Having been forced (by what, my vanity, or the desperate last-days of Capitalism?) to endure the indignity and embarrassment of a recent job interview, let me address those who, in seeking to consider me for an appointment, have come to my website. Imagine the chagrin of my would-be employers when I, a derelict of any time and place – a true heretic, though, only in today’s modernity – asked them, “What is the purpose of your department and staff? If you have no sovereign department and teach only one course – a general introduction to anthropology – what is my ‘job’ to be?” Is it to teach, as I so disrespectfully put it, “the species according to anthropology”? Is it to give the nice students of nowhere-ville a thorough indoctrination into cultural relativity, unquestioned concepts, and some God-awful developmental historical scheme that culminates in American multiculturalism and neo-liberal global Capitalism? I’ll save you all – but mostly myself – the trouble, and give you my answer. “No. No it is not.”
If you want someone who will teach a heavy course-load, I am your man; if, however, that load is free to consider the epistemic (and to be redundant, political) consequences of what is taught and discussed in every class. If you want someone to teach a deep, meaningful anthropological theory course, I am your man; if, however, you want your students to actually be able to tell you the difference between Boasian, structural, and Marxist anthropologies (to name but a few). If you want someone who … well, you get the point.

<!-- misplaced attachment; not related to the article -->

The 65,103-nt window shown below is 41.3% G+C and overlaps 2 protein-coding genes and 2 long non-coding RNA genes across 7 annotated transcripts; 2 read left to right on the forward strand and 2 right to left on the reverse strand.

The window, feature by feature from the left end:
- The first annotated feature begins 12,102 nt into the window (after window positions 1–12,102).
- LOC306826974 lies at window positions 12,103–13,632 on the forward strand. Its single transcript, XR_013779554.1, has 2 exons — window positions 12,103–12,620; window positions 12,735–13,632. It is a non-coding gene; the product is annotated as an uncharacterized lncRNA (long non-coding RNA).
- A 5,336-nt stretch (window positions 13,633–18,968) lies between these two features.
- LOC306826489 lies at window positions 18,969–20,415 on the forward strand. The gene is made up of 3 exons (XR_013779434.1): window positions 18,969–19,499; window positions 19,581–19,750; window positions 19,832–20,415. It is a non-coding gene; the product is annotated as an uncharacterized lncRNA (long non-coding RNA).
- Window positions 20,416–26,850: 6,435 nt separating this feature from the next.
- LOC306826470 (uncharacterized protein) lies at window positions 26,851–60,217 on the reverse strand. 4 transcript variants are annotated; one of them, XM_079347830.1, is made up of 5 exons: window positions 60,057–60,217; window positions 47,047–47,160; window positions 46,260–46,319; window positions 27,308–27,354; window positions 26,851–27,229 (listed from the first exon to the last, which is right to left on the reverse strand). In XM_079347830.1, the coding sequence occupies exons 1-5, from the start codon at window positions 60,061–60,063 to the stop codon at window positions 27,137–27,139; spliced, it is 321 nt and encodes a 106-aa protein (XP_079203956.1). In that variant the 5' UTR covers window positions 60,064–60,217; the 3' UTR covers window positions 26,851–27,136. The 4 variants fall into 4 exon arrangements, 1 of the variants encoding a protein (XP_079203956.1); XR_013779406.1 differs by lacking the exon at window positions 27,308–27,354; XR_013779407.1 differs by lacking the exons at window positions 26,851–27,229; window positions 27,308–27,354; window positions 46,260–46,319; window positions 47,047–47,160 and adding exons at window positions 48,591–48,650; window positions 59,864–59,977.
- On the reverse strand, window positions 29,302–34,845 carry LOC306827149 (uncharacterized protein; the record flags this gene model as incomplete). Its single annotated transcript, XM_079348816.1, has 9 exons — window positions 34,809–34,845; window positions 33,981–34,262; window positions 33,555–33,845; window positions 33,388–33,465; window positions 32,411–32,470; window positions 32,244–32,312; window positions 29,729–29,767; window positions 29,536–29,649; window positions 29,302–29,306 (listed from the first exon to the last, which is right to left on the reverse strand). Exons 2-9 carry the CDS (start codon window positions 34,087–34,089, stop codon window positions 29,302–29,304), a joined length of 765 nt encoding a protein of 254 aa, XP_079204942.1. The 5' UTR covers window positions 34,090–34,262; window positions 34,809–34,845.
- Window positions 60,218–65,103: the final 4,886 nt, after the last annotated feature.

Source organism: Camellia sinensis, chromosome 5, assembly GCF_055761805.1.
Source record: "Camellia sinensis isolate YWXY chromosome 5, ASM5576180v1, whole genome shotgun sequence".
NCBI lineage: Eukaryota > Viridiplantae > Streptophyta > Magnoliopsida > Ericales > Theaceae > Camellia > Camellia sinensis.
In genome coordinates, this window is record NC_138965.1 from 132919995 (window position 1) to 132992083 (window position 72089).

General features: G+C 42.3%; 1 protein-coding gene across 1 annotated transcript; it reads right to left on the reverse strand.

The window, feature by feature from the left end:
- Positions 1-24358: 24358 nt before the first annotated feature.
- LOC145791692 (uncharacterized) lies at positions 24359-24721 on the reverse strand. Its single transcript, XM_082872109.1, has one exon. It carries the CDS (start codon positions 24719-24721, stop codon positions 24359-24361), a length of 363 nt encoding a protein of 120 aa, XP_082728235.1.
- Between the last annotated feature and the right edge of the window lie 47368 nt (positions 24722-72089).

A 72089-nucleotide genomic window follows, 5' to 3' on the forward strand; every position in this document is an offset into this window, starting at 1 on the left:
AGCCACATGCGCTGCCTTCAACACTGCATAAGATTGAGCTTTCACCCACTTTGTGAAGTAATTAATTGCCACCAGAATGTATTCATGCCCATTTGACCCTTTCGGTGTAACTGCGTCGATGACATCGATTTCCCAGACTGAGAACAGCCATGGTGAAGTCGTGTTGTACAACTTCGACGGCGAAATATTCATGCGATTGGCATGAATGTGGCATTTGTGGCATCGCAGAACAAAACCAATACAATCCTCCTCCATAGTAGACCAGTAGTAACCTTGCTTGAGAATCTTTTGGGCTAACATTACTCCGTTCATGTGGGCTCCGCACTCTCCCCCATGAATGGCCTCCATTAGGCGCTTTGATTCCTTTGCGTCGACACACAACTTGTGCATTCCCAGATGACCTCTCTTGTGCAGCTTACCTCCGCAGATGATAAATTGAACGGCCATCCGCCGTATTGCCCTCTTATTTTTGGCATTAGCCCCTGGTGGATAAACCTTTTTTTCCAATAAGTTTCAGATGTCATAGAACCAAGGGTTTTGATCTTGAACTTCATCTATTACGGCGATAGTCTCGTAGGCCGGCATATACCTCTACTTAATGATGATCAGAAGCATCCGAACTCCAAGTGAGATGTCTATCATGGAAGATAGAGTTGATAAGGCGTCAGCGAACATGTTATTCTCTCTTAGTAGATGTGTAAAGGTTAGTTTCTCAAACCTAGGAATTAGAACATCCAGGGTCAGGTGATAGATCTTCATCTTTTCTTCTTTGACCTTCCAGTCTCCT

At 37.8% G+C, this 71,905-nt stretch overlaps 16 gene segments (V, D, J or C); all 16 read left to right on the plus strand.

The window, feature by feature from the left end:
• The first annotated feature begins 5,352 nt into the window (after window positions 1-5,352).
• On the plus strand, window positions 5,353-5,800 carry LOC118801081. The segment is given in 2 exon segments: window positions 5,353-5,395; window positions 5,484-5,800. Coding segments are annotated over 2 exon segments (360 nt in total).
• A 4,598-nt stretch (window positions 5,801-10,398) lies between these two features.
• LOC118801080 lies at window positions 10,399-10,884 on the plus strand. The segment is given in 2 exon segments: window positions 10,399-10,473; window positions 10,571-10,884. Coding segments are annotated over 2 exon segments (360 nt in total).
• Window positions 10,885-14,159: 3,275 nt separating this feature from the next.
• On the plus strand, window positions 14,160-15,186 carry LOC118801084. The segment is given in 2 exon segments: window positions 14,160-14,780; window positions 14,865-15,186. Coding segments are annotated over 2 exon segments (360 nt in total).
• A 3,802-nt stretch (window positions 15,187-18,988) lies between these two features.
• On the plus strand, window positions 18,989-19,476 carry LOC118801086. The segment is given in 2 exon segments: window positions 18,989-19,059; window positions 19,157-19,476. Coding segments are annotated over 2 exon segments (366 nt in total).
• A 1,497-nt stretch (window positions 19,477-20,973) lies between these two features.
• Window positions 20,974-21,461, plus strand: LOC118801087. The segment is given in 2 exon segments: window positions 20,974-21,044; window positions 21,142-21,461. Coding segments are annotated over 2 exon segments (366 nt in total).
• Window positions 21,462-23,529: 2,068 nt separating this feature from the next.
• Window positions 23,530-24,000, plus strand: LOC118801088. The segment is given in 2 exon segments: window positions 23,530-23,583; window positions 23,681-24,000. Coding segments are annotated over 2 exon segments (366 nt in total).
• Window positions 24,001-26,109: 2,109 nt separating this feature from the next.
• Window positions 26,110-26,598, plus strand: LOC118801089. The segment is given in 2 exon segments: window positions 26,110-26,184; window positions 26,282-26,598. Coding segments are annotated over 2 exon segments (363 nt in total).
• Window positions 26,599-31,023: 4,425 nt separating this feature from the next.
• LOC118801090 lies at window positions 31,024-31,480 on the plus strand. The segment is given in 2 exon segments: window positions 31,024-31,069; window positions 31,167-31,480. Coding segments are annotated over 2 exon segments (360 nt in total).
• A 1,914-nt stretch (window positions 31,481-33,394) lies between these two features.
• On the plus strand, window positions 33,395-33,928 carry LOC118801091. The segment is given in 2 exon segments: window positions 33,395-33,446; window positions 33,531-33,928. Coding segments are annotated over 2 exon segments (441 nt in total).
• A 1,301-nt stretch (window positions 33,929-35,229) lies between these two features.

As Michael Blim has said of my work, “ideas have consequences”. A good and snappy synopsis, but in order for you to know who you’ll be calling, please know that I do not harbor any illusions about knowledge freeing us from anything – prejudice, creed, ideology, or what have you. Knowledge is designed to ensnare. It acts with one purpose: to create behavior-motivating narratives. It is never value-neutral, much less value-free. Every moment passed on a campus or in front of a TV is designed to persuade and entangle – if not in your or “their” web, then in mine. When we look at the history of anthropology we can only come to one conclusion: that it, more than any discipline (besides History, perhaps) is slave to the dominant morality/truth of the day. It has never done anything more than parrot the truth of the day, even if that means contradicting itself many times in its practitioners’ lifetimes. Among many other things, I want my students to understand this and its implications for their own studies – in other words, their understandings of the world. So then, if you want someone who will teach your students about anthropology and how it, in its morality-based conclusions, mirrors the truth regime of the day, I am your man.
Be assured this was not written in anger, but only with the intent to inform.